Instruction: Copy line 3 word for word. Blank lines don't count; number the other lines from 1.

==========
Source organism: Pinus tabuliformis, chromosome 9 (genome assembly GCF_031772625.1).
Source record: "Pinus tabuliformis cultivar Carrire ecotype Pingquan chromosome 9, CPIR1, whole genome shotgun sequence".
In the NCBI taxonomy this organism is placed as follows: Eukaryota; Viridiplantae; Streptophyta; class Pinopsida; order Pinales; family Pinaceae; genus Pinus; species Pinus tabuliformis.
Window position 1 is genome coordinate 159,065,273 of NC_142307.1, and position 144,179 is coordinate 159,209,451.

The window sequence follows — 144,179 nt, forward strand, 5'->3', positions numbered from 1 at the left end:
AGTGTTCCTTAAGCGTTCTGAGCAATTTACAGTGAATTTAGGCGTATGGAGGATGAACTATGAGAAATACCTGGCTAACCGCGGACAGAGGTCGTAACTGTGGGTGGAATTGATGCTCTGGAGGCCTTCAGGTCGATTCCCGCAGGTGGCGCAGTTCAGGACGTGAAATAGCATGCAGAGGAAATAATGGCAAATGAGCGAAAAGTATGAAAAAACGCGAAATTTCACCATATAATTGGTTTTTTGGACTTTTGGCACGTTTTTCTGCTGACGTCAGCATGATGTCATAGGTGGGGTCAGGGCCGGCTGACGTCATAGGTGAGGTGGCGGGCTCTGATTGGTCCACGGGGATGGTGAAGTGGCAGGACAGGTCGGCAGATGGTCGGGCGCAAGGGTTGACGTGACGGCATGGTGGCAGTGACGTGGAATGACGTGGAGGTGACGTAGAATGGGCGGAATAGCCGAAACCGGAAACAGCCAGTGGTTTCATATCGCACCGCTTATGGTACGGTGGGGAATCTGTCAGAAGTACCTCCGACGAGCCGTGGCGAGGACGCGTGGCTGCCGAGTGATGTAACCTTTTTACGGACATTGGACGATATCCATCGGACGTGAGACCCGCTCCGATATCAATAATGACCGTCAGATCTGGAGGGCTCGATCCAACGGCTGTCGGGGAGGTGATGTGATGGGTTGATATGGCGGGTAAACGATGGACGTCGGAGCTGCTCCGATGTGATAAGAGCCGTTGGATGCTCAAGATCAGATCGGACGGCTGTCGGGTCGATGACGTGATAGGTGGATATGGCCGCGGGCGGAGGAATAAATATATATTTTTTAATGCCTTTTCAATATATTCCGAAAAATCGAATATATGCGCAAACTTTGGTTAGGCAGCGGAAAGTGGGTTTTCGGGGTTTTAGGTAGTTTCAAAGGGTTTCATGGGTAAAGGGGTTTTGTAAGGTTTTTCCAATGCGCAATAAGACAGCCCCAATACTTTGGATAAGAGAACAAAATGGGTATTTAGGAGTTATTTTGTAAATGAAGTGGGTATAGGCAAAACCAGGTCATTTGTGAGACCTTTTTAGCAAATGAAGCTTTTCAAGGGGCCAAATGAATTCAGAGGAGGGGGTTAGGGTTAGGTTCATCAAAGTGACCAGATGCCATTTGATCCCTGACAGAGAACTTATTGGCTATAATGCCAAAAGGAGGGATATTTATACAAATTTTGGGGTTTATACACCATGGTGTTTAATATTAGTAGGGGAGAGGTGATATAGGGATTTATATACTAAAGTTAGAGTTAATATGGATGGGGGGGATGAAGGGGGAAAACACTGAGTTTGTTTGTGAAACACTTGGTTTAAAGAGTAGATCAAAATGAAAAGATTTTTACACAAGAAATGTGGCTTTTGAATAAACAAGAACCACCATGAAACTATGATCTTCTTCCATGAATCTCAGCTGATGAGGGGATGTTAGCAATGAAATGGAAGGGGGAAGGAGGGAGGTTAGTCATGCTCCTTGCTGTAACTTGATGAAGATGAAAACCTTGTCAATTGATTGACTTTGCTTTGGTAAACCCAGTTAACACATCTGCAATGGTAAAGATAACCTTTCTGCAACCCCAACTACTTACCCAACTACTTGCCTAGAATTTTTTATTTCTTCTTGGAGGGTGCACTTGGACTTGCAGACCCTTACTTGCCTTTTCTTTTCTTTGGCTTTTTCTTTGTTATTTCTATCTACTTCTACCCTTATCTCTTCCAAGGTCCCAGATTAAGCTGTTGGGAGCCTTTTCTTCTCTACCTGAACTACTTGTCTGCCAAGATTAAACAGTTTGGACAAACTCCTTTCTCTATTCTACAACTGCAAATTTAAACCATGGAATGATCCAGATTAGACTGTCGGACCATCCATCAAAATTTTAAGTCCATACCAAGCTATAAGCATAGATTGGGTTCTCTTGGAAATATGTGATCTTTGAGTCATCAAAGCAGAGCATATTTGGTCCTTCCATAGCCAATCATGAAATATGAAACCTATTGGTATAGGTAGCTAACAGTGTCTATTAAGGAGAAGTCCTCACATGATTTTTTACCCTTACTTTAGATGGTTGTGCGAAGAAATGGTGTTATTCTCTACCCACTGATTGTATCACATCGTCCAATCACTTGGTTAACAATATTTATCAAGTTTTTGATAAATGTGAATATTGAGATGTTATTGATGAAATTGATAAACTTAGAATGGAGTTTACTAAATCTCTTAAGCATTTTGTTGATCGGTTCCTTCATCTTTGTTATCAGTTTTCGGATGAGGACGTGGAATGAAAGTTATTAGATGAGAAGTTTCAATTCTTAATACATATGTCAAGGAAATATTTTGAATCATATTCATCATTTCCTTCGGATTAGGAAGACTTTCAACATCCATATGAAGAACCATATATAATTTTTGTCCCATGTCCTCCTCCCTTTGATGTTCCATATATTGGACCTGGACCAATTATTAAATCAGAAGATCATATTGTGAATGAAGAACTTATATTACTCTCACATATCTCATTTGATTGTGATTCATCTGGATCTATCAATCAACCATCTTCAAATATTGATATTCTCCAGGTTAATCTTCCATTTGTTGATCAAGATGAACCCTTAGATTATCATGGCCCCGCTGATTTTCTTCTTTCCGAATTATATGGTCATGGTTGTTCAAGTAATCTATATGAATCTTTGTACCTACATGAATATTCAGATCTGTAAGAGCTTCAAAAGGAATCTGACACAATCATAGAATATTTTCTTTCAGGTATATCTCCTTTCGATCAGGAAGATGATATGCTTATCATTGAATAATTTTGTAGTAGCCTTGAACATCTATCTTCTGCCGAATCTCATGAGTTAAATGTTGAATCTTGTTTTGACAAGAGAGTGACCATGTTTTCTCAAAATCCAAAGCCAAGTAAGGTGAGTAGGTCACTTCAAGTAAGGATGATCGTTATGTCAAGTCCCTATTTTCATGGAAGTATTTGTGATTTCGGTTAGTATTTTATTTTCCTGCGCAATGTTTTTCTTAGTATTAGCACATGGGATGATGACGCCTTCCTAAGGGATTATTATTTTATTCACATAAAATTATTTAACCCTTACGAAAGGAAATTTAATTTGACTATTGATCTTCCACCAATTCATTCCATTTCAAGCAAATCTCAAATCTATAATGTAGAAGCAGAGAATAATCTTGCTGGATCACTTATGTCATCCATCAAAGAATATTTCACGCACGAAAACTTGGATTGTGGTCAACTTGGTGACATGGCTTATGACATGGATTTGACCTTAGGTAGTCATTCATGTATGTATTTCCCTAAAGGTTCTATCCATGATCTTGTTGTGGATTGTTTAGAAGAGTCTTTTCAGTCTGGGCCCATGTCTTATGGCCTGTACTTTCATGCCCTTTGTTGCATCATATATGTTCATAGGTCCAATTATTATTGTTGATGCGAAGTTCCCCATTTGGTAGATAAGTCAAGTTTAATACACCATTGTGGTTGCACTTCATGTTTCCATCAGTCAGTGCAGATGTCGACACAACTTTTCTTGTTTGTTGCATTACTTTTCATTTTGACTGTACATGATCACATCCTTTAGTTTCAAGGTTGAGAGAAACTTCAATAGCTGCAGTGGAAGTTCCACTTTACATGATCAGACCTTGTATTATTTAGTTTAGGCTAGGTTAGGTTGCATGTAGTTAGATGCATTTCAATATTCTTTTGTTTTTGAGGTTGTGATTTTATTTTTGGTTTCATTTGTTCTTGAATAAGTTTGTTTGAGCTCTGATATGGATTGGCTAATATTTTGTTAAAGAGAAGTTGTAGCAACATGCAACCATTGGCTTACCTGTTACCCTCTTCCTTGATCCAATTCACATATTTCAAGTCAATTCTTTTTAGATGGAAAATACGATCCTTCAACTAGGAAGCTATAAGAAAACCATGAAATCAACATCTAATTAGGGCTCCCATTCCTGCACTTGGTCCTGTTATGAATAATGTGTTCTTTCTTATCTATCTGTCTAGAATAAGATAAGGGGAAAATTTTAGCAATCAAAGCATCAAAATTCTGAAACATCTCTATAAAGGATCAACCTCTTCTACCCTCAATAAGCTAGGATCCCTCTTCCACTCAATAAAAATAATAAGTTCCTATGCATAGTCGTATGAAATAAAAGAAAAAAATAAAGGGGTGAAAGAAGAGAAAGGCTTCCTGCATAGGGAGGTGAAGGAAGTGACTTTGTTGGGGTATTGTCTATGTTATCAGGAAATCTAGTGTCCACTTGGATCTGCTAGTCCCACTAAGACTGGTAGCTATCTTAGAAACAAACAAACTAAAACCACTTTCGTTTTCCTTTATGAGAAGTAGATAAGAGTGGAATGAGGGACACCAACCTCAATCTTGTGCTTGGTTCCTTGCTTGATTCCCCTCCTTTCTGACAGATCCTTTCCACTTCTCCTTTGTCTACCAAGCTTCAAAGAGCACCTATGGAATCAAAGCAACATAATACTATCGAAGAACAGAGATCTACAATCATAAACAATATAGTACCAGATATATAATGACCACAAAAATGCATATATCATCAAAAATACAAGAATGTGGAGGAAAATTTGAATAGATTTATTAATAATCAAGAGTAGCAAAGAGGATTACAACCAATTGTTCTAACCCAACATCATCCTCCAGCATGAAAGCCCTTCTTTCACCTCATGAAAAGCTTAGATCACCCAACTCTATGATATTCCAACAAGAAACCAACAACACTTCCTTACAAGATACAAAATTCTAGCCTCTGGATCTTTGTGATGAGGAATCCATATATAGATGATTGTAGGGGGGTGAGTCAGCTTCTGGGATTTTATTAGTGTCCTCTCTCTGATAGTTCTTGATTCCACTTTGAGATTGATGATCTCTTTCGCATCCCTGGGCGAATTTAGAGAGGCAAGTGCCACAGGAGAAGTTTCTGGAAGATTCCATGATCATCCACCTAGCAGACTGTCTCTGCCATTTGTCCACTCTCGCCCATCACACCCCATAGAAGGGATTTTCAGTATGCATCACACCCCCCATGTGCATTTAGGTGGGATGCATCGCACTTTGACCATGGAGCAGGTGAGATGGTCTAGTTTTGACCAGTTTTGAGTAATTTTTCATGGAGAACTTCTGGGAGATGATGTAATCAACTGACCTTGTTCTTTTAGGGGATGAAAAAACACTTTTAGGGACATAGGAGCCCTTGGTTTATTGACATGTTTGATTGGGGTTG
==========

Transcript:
In the NCBI taxonomy this organism is placed as follows: Eukaryota; Viridiplantae; Streptophyta; class Pinopsida; order Pinales; family Pinaceae; genus Pinus; species Pinus tabuliformis.